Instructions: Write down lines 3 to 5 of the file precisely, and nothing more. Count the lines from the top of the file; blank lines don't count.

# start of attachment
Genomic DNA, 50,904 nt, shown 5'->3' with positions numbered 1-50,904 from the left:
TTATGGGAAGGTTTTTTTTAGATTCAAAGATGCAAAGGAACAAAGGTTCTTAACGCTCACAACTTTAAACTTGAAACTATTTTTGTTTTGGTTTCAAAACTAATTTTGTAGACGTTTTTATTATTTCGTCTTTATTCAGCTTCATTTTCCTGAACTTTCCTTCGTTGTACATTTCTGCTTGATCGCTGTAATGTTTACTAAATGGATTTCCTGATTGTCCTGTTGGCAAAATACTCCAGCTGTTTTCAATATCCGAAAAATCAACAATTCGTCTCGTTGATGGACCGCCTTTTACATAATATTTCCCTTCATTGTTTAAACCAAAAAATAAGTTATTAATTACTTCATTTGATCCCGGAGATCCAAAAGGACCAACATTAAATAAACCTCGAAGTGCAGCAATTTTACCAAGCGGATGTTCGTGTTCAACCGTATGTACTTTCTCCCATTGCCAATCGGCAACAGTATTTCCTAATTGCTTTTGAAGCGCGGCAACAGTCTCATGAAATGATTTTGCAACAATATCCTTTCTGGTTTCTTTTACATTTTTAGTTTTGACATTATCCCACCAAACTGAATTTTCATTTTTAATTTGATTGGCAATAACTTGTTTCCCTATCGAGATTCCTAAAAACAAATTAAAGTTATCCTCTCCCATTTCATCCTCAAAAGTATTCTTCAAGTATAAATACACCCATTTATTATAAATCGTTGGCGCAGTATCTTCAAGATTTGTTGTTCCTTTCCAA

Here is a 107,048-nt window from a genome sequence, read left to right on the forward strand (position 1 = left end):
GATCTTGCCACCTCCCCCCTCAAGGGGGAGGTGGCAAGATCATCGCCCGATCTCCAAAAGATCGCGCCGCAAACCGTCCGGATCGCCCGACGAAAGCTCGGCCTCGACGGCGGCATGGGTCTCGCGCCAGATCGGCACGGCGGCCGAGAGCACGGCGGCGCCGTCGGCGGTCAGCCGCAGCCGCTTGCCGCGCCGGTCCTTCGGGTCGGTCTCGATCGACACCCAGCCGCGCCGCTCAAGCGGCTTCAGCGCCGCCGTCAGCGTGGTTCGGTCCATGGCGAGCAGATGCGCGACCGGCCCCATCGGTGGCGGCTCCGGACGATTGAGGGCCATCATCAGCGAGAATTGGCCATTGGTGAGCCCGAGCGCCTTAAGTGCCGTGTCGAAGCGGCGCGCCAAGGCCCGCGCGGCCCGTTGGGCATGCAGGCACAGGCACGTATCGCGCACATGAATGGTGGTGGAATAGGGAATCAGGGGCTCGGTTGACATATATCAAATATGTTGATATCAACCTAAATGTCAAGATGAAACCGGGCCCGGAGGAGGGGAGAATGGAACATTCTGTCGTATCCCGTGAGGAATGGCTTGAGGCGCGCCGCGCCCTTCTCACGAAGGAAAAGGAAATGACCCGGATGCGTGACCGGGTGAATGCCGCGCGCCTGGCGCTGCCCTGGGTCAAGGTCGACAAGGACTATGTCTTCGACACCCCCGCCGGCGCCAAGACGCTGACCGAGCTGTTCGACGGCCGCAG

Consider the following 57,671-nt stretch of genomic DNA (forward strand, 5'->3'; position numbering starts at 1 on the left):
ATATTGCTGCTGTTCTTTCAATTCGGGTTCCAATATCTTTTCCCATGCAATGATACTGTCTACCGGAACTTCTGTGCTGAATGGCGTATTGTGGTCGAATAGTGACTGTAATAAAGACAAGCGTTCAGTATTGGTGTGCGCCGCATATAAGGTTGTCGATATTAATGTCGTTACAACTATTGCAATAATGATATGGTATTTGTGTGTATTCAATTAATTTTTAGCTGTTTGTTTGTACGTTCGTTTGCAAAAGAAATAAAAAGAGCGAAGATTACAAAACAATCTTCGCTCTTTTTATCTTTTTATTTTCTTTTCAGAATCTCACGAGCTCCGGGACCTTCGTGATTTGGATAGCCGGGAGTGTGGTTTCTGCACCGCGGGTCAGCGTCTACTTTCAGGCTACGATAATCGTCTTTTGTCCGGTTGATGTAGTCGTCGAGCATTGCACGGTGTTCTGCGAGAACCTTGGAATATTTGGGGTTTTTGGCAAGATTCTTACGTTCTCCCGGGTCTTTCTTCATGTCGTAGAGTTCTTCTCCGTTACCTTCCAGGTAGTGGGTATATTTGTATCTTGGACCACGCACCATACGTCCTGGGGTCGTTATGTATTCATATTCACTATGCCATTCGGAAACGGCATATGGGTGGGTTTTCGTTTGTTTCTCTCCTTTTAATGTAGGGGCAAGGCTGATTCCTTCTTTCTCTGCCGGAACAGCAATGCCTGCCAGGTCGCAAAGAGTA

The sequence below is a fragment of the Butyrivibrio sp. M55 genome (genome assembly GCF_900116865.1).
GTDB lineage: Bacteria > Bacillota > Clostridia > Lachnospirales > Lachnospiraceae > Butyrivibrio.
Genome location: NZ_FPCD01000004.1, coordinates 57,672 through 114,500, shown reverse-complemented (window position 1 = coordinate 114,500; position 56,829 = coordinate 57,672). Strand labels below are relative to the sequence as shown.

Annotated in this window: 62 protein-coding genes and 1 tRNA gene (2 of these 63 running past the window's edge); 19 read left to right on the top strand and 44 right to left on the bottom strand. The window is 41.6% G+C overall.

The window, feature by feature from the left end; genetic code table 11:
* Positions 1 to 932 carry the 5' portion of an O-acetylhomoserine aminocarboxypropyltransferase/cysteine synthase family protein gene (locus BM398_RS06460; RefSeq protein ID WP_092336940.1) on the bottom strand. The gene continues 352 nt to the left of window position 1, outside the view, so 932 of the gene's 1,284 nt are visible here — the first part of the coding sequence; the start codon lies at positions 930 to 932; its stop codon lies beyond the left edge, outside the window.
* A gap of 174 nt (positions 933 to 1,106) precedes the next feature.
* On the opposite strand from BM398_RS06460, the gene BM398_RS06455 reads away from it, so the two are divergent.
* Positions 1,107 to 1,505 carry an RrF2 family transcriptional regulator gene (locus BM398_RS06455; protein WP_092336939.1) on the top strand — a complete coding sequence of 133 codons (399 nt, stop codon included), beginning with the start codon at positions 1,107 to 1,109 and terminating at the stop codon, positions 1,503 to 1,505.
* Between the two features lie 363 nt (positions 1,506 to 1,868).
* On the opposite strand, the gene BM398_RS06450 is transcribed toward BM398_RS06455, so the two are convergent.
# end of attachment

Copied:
Here is a 107,048-nt window from a genome sequence, read left to right on the forward strand (position 1 = left end):
GATCTTGCCACCTCCCCCCTCAAGGGGGAGGTGGCAAGATCATCGCCCGATCTCCAAAAGATCGCGCCGCAAACCGTCCGGATCGCCCGACGAAAGCTCGGCCTCGACGGCGGCATGGGTCTCGCGCCAGATCGGCACGGCGGCCGAGAGCACGGCGGCGCCGTCGGCGGTCAGCCGCAGCCGCTTGCCGCGCCGGTCCTTCGGGTCGGTCTCGATCGACACCCAGCCGCGCCGCTCAAGCGGCTTCAGCGCCGCCGTCAGCGTGGTTCGGTCCATGGCGAGCAGATGCGCGACCGGCCCCATCGGTGGCGGCTCCGGACGATTGAGGGCCATCATCAGCGAGAATTGGCCATTGGTGAGCCCGAGCGCCTTAAGTGCCGTGTCGAAGCGGCGCGCCAAGGCCCGCGCGGCCCGTTGGGCATGCAGGCACAGGCACGTATCGCGCACATGAATGGTGGTGGAATAGGGAATCAGGGGCTCGGTTGACATATATCAAATATGTTGATATCAACCTAAATGTCAAGATGAAACCGGGCCCGGAGGAGGGGAGAATGGAACATTCTGTCGTATCCCGTGAGGAATGGCTTGAGGCGCGCCGCGCCCTTCTCACGAAGGAAAAGGAAATGACCCGGATGCGTGACCGGGTGAATGCCGCGCGCCTGGCGCTGCCCTGGGTCAAGGTCGACAAGGACTATGTCTTCGACACCCCCGCCGGCGCCAAGACGCTGACCGAGCTGTTCGACGGCCGCAG

Consider the following 57,671-nt stretch of genomic DNA (forward strand, 5'->3'; position numbering starts at 1 on the left):